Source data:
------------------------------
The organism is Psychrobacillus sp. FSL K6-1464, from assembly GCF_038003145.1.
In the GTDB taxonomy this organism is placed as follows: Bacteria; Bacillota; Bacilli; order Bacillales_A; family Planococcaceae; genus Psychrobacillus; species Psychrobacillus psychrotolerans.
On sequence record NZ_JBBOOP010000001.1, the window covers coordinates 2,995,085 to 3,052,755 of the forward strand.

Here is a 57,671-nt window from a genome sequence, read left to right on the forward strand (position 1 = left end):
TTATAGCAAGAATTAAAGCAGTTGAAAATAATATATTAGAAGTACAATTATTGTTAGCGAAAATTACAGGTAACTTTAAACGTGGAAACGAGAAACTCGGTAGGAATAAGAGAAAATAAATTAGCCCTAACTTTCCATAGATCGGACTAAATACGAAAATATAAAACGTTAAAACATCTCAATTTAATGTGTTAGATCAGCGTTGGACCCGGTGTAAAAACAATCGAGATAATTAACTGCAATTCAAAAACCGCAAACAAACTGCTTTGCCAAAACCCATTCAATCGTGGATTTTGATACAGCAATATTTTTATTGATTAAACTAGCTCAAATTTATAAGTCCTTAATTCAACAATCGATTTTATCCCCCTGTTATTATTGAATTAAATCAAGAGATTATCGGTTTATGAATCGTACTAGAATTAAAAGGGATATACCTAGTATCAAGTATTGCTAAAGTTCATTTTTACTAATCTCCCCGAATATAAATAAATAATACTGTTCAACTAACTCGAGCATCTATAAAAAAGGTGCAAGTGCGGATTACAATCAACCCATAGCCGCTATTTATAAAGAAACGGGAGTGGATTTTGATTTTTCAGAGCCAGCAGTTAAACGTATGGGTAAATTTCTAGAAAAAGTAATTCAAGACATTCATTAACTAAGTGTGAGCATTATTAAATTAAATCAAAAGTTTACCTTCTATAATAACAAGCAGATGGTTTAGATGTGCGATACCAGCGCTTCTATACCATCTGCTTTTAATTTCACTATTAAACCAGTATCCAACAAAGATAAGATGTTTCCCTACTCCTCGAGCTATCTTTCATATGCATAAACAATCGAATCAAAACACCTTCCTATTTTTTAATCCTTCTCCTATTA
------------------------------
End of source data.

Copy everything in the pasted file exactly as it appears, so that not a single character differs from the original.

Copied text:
The organism is Psychrobacillus sp. FSL K6-1464, from assembly GCF_038003145.1.
In the GTDB taxonomy this organism is placed as follows: Bacteria; Bacillota; Bacilli; order Bacillales_A; family Planococcaceae; genus Psychrobacillus; species Psychrobacillus psychrotolerans.
On sequence record NZ_JBBOOP010000001.1, the window covers coordinates 2,995,085 to 3,052,755 of the forward strand.

Here is a 57,671-nt window from a genome sequence, read left to right on the forward strand (position 1 = left end):
TTATAGCAAGAATTAAAGCAGTTGAAAATAATATATTAGAAGTACAATTATTGTTAGCGAAAATTACAGGTAACTTTAAACGTGGAAACGAGAAACTCGGTAGGAATAAGAGAAAATAAATTAGCCCTAACTTTCCATAGATCGGACTAAATACGAAAATATAAAACGTTAAAACATCTCAATTTAATGTGTTAGATCAGCGTTGGACCCGGTGTAAAAACAATCGAGATAATTAACTGCAATTCAAAAACCGCAAACAAACTGCTTTGCCAAAACCCATTCAATCGTGGATTTTGATACAGCAATATTTTTATTGATTAAACTAGCTCAAATTTATAAGTCCTTAATTCAACAATCGATTTTATCCCCCTGTTATTATTGAATTAAATCAAGAGATTATCGGTTTATGAATCGTACTAGAATTAAAAGGGATATACCTAGTATCAAGTATTGCTAAAGTTCATTTTTACTAATCTCCCCGAATATAAATAAATAATACTGTTCAACTAACTCGAGCATCTATAAAAAAGGTGCAAGTGCGGATTACAATCAACCCATAGCCGCTATTTATAAAGAAACGGGAGTGGATTTTGATTTTTCAGAGCCAGCAGTTAAACGTATGGGTAAATTTCTAGAAAAAGTAATTCAAGACATTCATTAACTAAGTGTGAGCATTATTAAATTAAATCAAAAGTTTACCTTCTATAATAACAAGCAGATGGTTTAGATGTGCGATACCAGCGCTTCTATACCATCTGCTTTTAATTTCACTATTAAACCAGTATCCAACAAAGATAAGATGTTTCCCTACTCCTCGAGCTATCTTTCATATGCATAAACAATCGAATCAAAACACCTTCCTATTTTTTAATCCTTCTCCTATTA